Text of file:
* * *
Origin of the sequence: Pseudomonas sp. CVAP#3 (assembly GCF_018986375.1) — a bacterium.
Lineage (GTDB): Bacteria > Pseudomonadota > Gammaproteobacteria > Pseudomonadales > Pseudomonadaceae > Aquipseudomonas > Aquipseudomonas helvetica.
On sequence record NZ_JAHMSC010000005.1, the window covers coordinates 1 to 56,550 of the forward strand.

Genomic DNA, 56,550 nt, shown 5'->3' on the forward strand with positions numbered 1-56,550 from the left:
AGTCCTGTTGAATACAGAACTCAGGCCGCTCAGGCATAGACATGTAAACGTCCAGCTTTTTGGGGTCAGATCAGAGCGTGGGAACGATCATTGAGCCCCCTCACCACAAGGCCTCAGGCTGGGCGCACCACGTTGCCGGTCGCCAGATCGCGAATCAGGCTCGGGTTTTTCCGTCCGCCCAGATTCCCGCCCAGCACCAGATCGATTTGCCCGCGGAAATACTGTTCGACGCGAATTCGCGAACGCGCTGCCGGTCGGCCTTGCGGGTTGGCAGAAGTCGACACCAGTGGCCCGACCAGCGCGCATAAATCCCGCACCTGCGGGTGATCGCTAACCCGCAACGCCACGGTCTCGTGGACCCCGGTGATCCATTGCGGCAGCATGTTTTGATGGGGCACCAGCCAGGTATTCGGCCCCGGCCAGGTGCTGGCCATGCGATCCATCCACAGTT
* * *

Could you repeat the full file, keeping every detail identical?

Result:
Origin of the sequence: Pseudomonas sp. CVAP#3 (assembly GCF_018986375.1) — a bacterium.
Lineage (GTDB): Bacteria > Pseudomonadota > Gammaproteobacteria > Pseudomonadales > Pseudomonadaceae > Aquipseudomonas > Aquipseudomonas helvetica.
On sequence record NZ_JAHMSC010000005.1, the window covers coordinates 1 to 56,550 of the forward strand.

Genomic DNA, 56,550 nt, shown 5'->3' on the forward strand with positions numbered 1-56,550 from the left:
AGTCCTGTTGAATACAGAACTCAGGCCGCTCAGGCATAGACATGTAAACGTCCAGCTTTTTGGGGTCAGATCAGAGCGTGGGAACGATCATTGAGCCCCCTCACCACAAGGCCTCAGGCTGGGCGCACCACGTTGCCGGTCGCCAGATCGCGAATCAGGCTCGGGTTTTTCCGTCCGCCCAGATTCCCGCCCAGCACCAGATCGATTTGCCCGCGGAAATACTGTTCGACGCGAATTCGCGAACGCGCTGCCGGTCGGCCTTGCGGGTTGGCAGAAGTCGACACCAGTGGCCCGACCAGCGCGCATAAATCCCGCACCTGCGGGTGATCGCTAACCCGCAACGCCACGGTCTCGTGGACCCCGGTGATCCATTGCGGCAGCATGTTTTGATGGGGCACCAGCCAGGTATTCGGCCCCGGCCAGGTGCTGGCCATGCGATCCATCCACAGTT